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Hello, I'm a systems administrator, I get paid to be a software developer, I like Python, I'm a fan of good design, and I don't think things always have to be so stupid.
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Remove or Change Content in an Already Pushed Commit to a Git Server

Rebasing with git is an extremely powerful and intimidating tool both new users and even those more familiar with basic git concepts. It can work across multiple branches and tags to massage complex commit structures, but the most common and useful feature of rebase is to delete or modify content in a single commit that has been pushed to a public-facing server (e.g. GitHub).

Getting started

First, make sure your local repository is up-to-date (you may also want to copy your local repo to a temporary backup location elsewhere on your local machine):

git pull origin master

If the pull didn’t work, make sure you are already working in a git repository. If not, clone the repo before anything else. There are plenty of tutorials available for basic git functions.

Rebasing

Find the commit in which you would like to change or remove content, either by using git log or by browsing GitHub (or equivalent GUI). For example, I’d like to remove content in the commit with hash f18fae74e91cd6eab48efa82bfed71b20b6ef93c:

git rebase -i f18fae7

Only the first 7 characters of the SHA-1 hash are necessary in most cases.

This will interactively (using your default text editor, e.g. vim) present you with a list of commits, in reverse chronological order. Note that there are some commented lines with information about different options available, such as reword, squash, or fixup. Their respective uses are self-explanatory, but right now we only care about edit. Select the line with your commit that you’d like to amend. The line will look something like:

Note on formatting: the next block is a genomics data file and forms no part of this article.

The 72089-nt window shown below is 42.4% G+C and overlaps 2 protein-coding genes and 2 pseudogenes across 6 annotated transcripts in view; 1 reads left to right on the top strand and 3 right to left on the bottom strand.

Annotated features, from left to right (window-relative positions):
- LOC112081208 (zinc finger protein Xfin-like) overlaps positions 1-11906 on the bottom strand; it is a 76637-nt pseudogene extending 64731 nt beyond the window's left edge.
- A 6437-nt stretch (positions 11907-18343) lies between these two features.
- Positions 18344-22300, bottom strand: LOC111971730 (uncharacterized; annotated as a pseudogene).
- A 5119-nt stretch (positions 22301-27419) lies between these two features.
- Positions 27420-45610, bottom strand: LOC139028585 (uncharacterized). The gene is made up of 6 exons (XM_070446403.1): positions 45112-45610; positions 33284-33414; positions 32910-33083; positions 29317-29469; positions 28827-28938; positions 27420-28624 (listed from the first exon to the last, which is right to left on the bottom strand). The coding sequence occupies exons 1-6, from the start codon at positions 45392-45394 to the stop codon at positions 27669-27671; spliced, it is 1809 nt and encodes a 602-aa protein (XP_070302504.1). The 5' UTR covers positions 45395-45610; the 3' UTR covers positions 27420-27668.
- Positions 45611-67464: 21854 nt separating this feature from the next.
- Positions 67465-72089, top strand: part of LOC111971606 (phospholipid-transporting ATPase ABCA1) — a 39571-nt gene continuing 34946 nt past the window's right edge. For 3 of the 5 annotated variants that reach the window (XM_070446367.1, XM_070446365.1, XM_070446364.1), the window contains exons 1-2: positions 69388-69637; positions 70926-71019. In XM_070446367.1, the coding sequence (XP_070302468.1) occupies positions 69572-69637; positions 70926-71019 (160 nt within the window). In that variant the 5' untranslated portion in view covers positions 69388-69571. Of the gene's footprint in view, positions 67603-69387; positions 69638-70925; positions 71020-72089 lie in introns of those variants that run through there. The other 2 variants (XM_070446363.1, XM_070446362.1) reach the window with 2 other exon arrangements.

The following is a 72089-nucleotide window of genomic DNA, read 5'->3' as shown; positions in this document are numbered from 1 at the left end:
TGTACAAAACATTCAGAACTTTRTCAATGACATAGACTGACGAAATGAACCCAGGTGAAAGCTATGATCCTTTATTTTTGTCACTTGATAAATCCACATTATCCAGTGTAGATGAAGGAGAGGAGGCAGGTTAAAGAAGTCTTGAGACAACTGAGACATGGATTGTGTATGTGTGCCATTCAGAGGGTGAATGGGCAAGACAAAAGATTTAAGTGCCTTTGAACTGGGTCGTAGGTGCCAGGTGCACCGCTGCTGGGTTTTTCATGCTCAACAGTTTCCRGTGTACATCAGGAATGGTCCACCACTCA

pick f18fae7 saving some time here by hard-coding in ssh credentials with access to a private server

pick is the default action, f18fae7 is the commit followed by the original commit message. Delete pick and in its place, type edit or ‘e’. It should now look like:

edit f18fae7 saving some time here by hard-coding in ssh credentials with access to a private server

Save and exit (e.g. :wq in vim). A quick git status will show you what you’ve done so far. Open up the relevant file and see your fatal error which needs to be removed or changed. Make your edits and save. I’ll wait here.

Done? Okay. Now your changes are saved and you need to tell git what to do. Add the file to be committed, commit it as an amendment with a comment, and continue the rebase:

git add path/to/file.py
git commit --amend -m 'removed private data. do not place private credentials in git for the world to see.'
git rebase --continue

Push your changes

To reflect your changes on your git server, force a push:

git push --force origin master

Browse the GitHub (or equivalent) repo and the sensitive information should no longer exist anywhere in the commit history.


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